both of the widely followed Purchasing Manager’s Indexes (PMIs) were released by the the Institute for Supply Management (ISM) this week; understand that as diffusion indexes, neither track hard data, but merely the present situation in a number of industries as derived from a survey of purchasing managers in those industries; the individual indexes are based on questionnaires sent to these execs on the current conditions in their industry; each response of “better” out of a each hundred queries adds one to the index; each response of “the same” adds a half point, and responses of “worse” are not counted; hence any reading over 50 indicates a majority of those polled reported that conditions in their industry are improving…the composite indexes are, in turn, a seasonally adjusted average of several indexes in different aspects of the given business…no weighting is given for the different sizes of businesses polled, or whether conditions are a whole lot better, just marginally so, or a whole lot worse…nonetheless, these indexes are a widely watched indicator of business conditions, and even those who dismiss them stil report on them monthly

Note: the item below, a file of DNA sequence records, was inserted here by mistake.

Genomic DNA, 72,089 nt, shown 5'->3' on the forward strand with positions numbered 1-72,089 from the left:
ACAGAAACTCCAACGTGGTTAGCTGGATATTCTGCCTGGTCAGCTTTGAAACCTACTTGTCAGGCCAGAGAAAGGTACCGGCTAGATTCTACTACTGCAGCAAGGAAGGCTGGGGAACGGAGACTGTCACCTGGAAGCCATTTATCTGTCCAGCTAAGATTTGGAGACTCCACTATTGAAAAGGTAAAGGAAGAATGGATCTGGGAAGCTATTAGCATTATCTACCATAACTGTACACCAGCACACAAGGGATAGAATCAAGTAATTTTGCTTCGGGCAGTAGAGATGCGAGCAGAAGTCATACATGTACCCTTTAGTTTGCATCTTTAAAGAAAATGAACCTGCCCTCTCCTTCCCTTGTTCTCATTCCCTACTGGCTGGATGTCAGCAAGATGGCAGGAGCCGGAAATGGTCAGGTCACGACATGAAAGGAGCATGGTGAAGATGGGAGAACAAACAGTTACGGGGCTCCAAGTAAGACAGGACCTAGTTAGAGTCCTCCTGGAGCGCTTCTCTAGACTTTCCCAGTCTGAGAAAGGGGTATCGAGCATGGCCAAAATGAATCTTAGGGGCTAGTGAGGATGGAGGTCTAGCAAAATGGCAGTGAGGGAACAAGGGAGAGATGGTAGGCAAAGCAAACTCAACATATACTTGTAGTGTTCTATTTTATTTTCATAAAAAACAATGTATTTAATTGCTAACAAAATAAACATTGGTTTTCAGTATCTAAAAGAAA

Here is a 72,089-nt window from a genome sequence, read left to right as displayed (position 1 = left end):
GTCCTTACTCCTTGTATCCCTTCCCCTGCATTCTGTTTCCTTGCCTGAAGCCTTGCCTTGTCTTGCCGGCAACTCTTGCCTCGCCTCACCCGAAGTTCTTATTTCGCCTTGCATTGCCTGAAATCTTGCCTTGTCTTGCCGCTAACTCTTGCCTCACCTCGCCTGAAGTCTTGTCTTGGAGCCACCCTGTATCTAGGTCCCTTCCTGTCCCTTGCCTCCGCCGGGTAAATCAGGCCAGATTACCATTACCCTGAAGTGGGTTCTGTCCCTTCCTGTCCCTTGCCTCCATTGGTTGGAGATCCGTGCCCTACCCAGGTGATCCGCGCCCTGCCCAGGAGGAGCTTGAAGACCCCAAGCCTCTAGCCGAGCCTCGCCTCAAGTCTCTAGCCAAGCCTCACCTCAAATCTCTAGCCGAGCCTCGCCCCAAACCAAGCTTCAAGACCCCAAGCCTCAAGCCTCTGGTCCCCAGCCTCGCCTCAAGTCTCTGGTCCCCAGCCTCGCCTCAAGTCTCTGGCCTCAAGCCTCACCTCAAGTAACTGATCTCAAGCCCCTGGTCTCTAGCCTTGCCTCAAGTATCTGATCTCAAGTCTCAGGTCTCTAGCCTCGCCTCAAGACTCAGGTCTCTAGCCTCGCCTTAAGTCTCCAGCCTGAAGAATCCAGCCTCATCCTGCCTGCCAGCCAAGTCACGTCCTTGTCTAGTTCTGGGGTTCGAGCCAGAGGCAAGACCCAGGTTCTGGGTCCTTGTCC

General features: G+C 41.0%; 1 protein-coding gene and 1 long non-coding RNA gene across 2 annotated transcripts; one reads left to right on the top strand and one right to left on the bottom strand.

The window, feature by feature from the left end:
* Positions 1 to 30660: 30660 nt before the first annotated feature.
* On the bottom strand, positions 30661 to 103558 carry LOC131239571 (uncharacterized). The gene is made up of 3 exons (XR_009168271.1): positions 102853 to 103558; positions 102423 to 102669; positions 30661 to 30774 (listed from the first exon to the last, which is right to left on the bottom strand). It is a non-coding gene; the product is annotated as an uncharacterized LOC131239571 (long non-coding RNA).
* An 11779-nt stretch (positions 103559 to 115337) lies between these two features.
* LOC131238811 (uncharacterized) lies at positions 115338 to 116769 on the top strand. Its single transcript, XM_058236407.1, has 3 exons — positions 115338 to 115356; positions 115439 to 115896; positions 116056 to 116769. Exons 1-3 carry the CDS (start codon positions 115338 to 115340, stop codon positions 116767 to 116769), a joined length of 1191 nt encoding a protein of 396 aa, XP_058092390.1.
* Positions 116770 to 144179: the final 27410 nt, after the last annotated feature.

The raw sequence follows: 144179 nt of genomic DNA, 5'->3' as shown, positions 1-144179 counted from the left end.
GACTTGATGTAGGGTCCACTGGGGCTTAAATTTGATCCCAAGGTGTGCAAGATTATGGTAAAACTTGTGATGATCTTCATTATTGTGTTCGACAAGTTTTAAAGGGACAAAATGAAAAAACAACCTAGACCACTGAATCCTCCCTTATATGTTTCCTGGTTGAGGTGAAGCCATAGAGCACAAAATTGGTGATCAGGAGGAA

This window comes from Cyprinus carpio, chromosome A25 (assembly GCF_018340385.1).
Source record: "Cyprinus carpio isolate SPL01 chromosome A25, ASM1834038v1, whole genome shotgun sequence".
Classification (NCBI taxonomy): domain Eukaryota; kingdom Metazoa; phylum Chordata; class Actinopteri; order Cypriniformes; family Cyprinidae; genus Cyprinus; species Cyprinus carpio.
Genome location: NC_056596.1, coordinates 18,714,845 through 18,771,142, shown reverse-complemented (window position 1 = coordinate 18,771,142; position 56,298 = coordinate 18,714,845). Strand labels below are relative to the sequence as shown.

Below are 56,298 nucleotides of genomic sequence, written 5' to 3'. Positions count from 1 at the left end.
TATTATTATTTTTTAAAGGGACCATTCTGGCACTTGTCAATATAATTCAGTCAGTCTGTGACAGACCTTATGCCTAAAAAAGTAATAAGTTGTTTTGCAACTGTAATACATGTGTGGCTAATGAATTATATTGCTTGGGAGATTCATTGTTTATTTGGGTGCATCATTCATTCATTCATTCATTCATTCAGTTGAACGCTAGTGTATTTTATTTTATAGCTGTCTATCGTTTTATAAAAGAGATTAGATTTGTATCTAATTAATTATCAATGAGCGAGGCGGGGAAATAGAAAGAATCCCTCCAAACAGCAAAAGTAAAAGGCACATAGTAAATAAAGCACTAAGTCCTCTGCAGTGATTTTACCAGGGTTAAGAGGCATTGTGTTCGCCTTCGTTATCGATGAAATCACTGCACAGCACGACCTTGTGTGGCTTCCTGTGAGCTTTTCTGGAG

released on July 1st, the June Manufacturing ISM Report indicated slight expansion (over 50) in June, after reporting the worst contraction since 2009 in May; the manufacturing PMI, which is composite index based on equal weights of the new orders, production, employment, suppliers deliveries, and inventories indexes, registered 50.9 in June, up from 49.0 in May; the new orders index increased by 3.1% to 51.9%; the production index rose 4.8 points to 53.4%, but the employment index indicated contraction in manufacturing employment for the fist time since september 2009…among other indexes included in the PMI, inventories improved from a shrinking reading at 49.0% in May to a slowly growing reading at 50.5% suppliers’ deliveries moved from faster at 48.7% to unchanged at 50.0% in June; apparently fast deliveries are indicative of not much work…other indexes not part of the composite showing faster growth include exports, up 3.5 to 54.5%, and imports, up 1.5% to 56.0%, meanwhile the prices index went from 49.5 in May to 52.5 in June, meaning more prices are now increasing than decreasing…two indexes that remain contractionary are the order backlog, which declined from 48.0 to 46.6, and customers inventories, which shrunk from 46.0% in May to 45.0% in June…